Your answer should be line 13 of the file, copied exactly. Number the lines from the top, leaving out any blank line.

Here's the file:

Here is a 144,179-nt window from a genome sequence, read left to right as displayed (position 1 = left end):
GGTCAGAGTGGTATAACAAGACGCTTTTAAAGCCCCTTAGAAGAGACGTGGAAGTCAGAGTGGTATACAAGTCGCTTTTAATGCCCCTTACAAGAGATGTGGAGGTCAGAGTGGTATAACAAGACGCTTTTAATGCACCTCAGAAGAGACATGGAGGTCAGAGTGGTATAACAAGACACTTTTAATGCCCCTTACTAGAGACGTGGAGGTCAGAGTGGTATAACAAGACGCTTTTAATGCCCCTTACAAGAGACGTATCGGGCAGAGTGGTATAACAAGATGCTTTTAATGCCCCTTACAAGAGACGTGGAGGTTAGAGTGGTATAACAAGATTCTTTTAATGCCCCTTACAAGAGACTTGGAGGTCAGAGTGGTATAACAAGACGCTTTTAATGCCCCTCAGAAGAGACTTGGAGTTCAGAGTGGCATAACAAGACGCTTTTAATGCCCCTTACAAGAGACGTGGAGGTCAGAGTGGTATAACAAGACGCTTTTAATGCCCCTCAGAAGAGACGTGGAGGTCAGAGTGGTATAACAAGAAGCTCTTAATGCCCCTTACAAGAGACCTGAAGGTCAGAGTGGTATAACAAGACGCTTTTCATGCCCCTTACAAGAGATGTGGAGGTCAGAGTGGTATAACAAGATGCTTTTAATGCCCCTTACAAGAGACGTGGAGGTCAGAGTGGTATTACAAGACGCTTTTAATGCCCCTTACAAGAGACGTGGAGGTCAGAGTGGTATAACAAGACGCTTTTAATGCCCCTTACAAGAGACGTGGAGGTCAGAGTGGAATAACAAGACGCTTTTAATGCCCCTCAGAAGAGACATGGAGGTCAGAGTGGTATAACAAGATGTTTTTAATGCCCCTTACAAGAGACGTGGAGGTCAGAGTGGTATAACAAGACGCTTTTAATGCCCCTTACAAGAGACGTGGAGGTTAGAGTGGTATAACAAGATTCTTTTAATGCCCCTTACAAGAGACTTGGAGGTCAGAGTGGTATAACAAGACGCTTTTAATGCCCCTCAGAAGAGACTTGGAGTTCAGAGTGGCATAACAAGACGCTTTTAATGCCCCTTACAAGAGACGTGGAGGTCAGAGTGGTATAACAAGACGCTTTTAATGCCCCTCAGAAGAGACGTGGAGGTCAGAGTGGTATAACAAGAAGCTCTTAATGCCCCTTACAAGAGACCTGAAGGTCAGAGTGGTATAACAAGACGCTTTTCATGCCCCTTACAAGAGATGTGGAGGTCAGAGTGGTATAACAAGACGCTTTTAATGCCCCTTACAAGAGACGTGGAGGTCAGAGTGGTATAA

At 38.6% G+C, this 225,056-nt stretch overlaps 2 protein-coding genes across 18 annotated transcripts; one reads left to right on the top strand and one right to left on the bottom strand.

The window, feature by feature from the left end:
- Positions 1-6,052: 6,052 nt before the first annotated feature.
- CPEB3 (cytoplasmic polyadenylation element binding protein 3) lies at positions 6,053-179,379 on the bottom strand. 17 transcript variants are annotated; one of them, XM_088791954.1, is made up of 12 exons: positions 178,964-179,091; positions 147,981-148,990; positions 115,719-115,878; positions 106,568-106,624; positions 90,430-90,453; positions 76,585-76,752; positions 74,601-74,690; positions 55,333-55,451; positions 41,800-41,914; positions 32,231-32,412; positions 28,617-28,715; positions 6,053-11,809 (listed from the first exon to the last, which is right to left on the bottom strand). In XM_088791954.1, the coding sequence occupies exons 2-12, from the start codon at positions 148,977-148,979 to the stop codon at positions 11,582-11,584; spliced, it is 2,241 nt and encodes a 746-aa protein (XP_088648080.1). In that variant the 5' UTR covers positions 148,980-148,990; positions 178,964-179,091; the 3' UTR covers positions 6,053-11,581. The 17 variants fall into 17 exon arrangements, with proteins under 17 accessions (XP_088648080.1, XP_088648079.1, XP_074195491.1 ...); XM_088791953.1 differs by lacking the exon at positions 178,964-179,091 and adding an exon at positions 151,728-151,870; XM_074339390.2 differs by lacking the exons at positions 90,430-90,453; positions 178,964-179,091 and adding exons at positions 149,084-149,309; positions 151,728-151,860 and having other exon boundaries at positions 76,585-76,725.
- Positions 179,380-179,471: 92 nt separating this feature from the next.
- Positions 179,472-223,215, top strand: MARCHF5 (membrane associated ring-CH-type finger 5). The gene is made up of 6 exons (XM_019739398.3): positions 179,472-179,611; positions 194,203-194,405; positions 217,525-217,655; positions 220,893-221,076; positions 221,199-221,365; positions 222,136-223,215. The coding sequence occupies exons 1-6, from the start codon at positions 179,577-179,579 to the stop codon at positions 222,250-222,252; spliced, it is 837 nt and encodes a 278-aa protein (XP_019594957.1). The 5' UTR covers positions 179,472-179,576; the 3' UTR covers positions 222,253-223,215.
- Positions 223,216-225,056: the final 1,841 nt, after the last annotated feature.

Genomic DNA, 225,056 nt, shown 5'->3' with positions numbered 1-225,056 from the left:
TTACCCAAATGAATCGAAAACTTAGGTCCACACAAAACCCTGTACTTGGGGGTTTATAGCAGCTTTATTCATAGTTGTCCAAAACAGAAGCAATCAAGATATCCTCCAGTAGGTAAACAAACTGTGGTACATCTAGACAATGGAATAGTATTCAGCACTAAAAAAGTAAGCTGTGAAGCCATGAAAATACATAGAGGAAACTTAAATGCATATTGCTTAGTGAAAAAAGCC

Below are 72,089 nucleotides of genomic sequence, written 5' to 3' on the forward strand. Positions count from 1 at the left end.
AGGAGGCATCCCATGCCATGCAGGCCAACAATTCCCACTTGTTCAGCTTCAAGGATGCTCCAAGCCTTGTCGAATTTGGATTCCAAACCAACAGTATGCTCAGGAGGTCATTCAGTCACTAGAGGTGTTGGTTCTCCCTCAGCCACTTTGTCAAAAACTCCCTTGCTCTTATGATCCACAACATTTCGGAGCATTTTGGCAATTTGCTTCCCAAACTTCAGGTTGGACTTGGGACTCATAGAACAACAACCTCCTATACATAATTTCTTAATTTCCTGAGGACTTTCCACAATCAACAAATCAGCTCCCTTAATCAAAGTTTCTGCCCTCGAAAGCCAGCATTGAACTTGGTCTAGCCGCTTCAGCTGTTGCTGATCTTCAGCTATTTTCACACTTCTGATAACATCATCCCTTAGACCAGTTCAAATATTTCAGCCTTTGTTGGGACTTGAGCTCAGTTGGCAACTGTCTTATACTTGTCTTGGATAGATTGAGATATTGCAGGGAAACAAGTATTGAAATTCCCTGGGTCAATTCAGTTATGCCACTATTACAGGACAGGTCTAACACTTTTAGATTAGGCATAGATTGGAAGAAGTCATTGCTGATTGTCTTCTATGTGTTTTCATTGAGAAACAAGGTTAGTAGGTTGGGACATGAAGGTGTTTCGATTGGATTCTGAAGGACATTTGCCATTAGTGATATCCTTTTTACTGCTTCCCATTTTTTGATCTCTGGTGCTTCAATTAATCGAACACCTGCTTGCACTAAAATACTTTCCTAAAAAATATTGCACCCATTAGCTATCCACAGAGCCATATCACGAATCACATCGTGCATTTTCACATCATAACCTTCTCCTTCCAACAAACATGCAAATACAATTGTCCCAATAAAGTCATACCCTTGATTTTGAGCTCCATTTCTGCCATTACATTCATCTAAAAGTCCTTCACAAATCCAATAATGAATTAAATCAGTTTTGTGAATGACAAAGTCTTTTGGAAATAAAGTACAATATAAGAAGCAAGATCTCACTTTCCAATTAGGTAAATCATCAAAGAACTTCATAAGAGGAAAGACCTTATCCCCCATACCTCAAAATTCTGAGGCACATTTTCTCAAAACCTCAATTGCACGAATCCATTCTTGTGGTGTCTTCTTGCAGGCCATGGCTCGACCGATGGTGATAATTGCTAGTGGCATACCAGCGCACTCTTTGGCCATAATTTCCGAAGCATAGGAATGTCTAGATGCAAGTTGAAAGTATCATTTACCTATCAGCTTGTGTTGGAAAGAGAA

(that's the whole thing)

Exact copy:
AGGAGGCATCCCATGCCATGCAGGCCAACAATTCCCACTTGTTCAGCTTCAAGGATGCTCCAAGCCTTGTCGAATTTGGATTCCAAACCAACAGTATGCTCAGGAGGTCATTCAGTCACTAGAGGTGTTGGTTCTCCCTCAGCCACTTTGTCAAAAACTCCCTTGCTCTTATGATCCACAACATTTCGGAGCATTTTGGCAATTTGCTTCCCAAACTTCAGGTTGGACTTGGGACTCATAGAACAACAACCTCCTATACATAATTTCTTAATTTCCTGAGGACTTTCCACAATCAACAAATCAGCTCCCTTAATCAAAGTTTCTGCCCTCGAAAGCCAGCATTGAACTTGGTCTAGCCGCTTCAGCTGTTGCTGATCTTCAGCTATTTTCACACTTCTGATAACATCATCCCTTAGACCAGTTCAAATATTTCAGCCTTTGTTGGGACTTGAGCTCAGTTGGCAACTGTCTTATACTTGTCTTGGATAGATTGAGATATTGCAGGGAAACAAGTATTGAAATTCCCTGGGTCAATTCAGTTATGCCACTATTACAGGACAGGTCTAACACTTTTAGATTAGGCATAGATTGGAAGAAGTCATTGCTGATTGTCTTCTATGTGTTTTCATTGAGAAACAAGGTTAGTAGGTTGGGACATGAAGGTGTTTCGATTGGATTCTGAAGGACATTTGCCATTAGTGATATCCTTTTTACTGCTTCCCATTTTTTGATCTCTGGTGCTTCAATTAATCGAACACCTGCTTGCACTAAAATACTTTCCTAAAAAATATTGCACCCATTAGCTATCCACAGAGCCATATCACGAATCACATCGTGCATTTTCACATCATAACCTTCTCCTTCCAACAAACATGCAAATACAATTGTCCCAATAAAGTCATACCCTTGATTTTGAGCTCCATTTCTGCCATTACATTCATCTAAAAGTCCTTCACAAATCCAATAATGAATTAAATCAGTTTTGTGAATGACAAAGTCTTTTGGAAATAAAGTACAATATAAGAAGCAAGATCTCACTTTCCAATTAGGTAAATCATCAAAGAACTTCATAAGAGGAAAGACCTTATCCCCCATACCTCAAAATTCTGAGGCACATTTTCTCAAAACCTCAATTGCACGAATCCATTCTTGTGGTGTCTTCTTGCAGGCCATGGCTCGACCGATGGTGATAATTGCTAGTGGCATACCAGCGCACTCTTTGGCCATAATTTCCGAAGCATAGGAATGTCTAGATGCAAGTTGAAAGTATCATTTACCTATCAGCTTGTGTTGGAAAGAGAA